It’s hard to feel heroic when you’re huddled on the living room couch watching TV and waiting for this to end. It’s even harder if you’re wondering when the power will get turned off or if you’ll be evicted.
There’s not a damn thing you can do. I wish I was a medical researcher or an ICU nurse or an ambulance driver — someone who could do something about this. But I’m not.
So here I sit, typing this post, wishing I was able to take the fight to the foe.
Losing the mental war
The COVID-19 virus is less than 0.1 microns in size. That’s 500 times smaller than the width of a human hair. But its impact is anything but small.
It is scary, scary, scary. You cycle between panic and apathy because it’s all too much. One minute you’re counting your lucky stars that you’re still alive and kicking, the next you’re obsessing about the latest catastrophe. Locusts, fires, hurricanes, riots, murder hornets – we’ve had them all.
I don’t know about you, but I have to fight to keep moving forward. I think about all the things I should do, all the things I should WANT to do. But I can’t muster the slightest interest in doing them.
I am waiting, hardly breathing, my life suspended at the mercy of this stupid contagion.
The truth is, I’m feeling a little zombie-like myself. I drift from bed to couch to make-shift desk only to complete my orbit back at the couch when evening comes. The days blur together.
More than once, I’ve gone from Monday to Friday without once opening my front door. I joke with my husband that I’m going to start getting in the car and driving around the block to mark the start and end of my days. I need something, anything, to bring some structure to my stay-at-home life.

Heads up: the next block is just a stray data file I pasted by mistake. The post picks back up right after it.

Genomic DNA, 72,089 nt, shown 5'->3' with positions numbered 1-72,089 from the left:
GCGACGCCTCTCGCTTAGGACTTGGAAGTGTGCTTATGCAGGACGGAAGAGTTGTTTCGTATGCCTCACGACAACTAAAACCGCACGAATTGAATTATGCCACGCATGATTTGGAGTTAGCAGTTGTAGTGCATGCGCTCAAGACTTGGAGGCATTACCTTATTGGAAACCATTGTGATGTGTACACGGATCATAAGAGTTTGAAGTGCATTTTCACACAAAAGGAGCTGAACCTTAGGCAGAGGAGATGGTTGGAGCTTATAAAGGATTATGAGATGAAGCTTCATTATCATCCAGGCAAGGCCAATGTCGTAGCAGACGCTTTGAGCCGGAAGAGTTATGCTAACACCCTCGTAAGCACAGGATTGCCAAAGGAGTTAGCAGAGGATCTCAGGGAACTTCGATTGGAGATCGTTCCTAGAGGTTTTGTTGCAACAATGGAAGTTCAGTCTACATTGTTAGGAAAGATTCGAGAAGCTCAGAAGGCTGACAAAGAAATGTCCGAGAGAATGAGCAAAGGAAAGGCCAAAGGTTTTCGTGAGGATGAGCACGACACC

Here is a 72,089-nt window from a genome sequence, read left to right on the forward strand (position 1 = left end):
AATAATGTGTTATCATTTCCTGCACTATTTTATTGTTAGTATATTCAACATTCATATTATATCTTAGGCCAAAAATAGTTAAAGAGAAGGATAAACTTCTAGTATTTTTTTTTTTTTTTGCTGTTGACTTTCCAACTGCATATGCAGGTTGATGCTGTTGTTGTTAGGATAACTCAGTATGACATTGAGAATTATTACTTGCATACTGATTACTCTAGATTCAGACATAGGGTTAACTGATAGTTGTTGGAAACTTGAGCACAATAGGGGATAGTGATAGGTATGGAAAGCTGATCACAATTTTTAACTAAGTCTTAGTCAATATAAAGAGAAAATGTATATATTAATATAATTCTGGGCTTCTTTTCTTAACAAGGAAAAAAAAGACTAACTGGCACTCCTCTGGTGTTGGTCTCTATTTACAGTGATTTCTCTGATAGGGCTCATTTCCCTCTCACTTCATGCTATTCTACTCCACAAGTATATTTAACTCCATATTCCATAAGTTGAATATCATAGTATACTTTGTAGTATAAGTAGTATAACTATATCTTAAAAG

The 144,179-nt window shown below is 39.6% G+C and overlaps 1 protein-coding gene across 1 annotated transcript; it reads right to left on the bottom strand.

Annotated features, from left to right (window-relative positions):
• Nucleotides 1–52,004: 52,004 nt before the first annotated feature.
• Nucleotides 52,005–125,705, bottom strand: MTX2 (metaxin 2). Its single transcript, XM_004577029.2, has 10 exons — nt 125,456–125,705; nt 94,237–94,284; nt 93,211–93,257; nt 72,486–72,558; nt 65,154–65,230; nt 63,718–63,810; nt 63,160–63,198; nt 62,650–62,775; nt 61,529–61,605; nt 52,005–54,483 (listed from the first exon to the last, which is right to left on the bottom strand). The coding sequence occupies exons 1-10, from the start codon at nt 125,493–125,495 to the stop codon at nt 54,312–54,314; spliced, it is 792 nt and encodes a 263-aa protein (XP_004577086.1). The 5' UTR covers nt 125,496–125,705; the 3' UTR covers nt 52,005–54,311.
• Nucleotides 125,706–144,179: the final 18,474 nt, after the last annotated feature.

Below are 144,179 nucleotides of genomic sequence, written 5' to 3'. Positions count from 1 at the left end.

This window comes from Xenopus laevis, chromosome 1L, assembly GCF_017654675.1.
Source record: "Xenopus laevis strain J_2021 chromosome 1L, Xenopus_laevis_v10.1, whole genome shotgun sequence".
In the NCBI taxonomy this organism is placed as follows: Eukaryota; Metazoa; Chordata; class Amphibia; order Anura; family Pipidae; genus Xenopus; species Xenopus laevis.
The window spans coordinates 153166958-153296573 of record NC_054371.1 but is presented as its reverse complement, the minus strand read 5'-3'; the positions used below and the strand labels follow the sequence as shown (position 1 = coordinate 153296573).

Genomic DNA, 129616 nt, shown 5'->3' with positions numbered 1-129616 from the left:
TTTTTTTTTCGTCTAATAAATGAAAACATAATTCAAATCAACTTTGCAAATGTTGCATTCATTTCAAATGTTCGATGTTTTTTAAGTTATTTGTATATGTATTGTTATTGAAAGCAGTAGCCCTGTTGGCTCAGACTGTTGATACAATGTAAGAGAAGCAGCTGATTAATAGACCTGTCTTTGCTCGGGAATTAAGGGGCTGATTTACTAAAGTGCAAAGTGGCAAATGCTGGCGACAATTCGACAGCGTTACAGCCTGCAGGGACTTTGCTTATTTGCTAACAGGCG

Have you been feeling it too? The seductive sameness of this quarantine existence?
The Great Pause
The first time I heard the phrase, “the great pause” I was listening to a Lewis Howes podcast with Mel Robbins. I remember thinking, that’s it! It perfectly captures the frozen-in-amber feeling of this year.
It’s like someone pushed a giant pause button, locking our lives in this moment in time. Nine months ago my colleagues and I walked out of the office, assuming we’d return in a week or two. Then schools closed, businesses locked their doors, weddings were canceled, and vacations evaporated. Life as we knew it ground to a screeching halt.
Who would have believed we’d still be here, holed up in our homes almost a year later. Yet here we are.
In the beginning, I thought I could wait it out. Maybe you did too. It made sense to put your life, your dreams, on hold for what at first seemed like a temporary blip.
But we know better now. The months have dragged by. Summer has come and gone and winter is on its way. That manageable blip? It has revealed itself to be a towering thunder cloud that stretches to the horizon and beyond.
If you, like me, have been letting the days slip by, it’s time to re-engage. We’ve got to get busy with the business of living. It’s time to crush these quarantine blues and fight off the pandemic panic.